Laptop2(Celeron SU2300, 2G , 320G ): Lubuntu 13.04
Laptop3(Turion64 MT28, 1280M, 40G): Bodhi 2.4 with E17
External HDD1: SalixOS 14.0 with fvwm
External HDD2: Blag Linux and GNU 140k
Pen Drive: Slacko 5.6
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sunburnt


Joined: 08 Jun 2005
Posts: 5032
Location: Arizona, U.S.A.

PostPosted: Tue 17 Sep 2013, 14:18    Post_subject:  

Generally a swap partition or file is a good idea.
But with 2 GB or more of ram, then no swap is needed.

Having no swap is faster as the cpu isn`t doing R/W to the slow H.D. all the time.
And if the O.S. is setup with no initramfs, then the cpu and ram don`t have it either.

But as said, enough ram is needed, at least 512 MB, but I`d say 1 to 2 GB is better.
To run even a few apps at one time have 1 GB, and maybe more for heavy use.
.
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musher0


Joined: 04 Jan 2009
Posts: 4245
Location: Gatineau (Qc), Canada

PostPosted: Wed 18 Sep 2013, 00:01    Post_subject:  

Hi, sunburnt.

FWIW, I read somewhere (was it a post by Flash?) that you needed a swap partition or file even if you have enough RAM and the swap is not used, because it is "a habit" of Linux. (Coded in the kernel?)

Maybe it's psychological, but I find that the old Windows rule of (the size of static swap should equal the size of RAM x 2.5) gives the best performance and speed on my older machine.

Probably no technical basis to it, but still...

BFN.

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amigo

Joined: 02 Apr 2007
Posts: 2252

PostPosted: Wed 18 Sep 2013, 09:54    Post_subject:  

The best advice is to always have at least even a tiny bit of swapspace -whether it be a partition or as a file. In fact, even as a file or partition in a RAM-disk or tmpfs.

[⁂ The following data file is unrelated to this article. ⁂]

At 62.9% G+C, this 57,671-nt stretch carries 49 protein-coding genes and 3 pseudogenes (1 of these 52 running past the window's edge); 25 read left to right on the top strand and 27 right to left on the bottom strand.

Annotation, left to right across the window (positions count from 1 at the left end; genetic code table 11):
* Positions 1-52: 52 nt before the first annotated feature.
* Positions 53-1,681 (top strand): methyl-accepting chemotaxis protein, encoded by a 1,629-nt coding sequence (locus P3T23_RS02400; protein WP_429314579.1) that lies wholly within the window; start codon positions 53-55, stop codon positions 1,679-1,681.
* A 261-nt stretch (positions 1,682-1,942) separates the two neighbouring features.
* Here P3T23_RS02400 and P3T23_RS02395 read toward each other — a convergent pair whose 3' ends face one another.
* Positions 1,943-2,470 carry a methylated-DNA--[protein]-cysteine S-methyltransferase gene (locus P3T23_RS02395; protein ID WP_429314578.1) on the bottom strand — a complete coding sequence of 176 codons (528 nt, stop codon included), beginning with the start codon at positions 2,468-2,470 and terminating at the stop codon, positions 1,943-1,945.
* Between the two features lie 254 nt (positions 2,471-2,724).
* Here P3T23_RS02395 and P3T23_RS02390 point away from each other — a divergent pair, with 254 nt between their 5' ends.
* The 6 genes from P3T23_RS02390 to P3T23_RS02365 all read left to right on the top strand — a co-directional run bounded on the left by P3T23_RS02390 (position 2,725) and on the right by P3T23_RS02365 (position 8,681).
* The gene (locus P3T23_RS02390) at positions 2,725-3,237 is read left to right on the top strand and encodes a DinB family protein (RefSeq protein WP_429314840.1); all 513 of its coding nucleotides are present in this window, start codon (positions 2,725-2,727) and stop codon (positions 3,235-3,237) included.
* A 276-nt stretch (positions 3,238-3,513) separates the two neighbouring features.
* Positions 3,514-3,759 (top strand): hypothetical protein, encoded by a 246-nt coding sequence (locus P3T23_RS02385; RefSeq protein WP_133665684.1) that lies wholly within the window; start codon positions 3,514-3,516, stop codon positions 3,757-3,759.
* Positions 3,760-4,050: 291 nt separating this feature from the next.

The reason is that in the case that all RAM is used, the kernel must move something out of the cache into swapspace -otherwise an OOM condition occurs (Out Of Memory). There is a kernel config option which enables the kernel to ask you which process to kill -or if this is not enabled you get a hard freeze. 'All RAM used' means that both running processes and those in cache are occupying the net RAM available -a RAM-disk or tmpfs are still separate. That's why even a small swapfile in such dedicated RAM can save your bacon.

Editing huge sound or video files or compiling huge, complex sources can definitely exhaust RAM of 1-2GB -just yesterday I read of something that needs 8GB swap+RAM to compile and link.

The key to a usable size for a swap device lies in the minimum configurable value= 4K -exactly one page of memory. If you run a machine with just 256MB of RAM, you can easily run out of RAM just from opening a few tabs in the browser at the same time. Having an extra 16-128MB of swapspace can avoid lots of lockups and really slow program response. I think a minimally-useful swapspace should be at least 512K for emergencies -that's 128 pages of memory.

While technically true that data input/output to a swap *partition* is faster than to a swap *file*, one would be hard-put to measure the speed difference. Accessing a swapfile takes a bit longer as the file must be accessed as part of the filesystem instead of directly as a partition.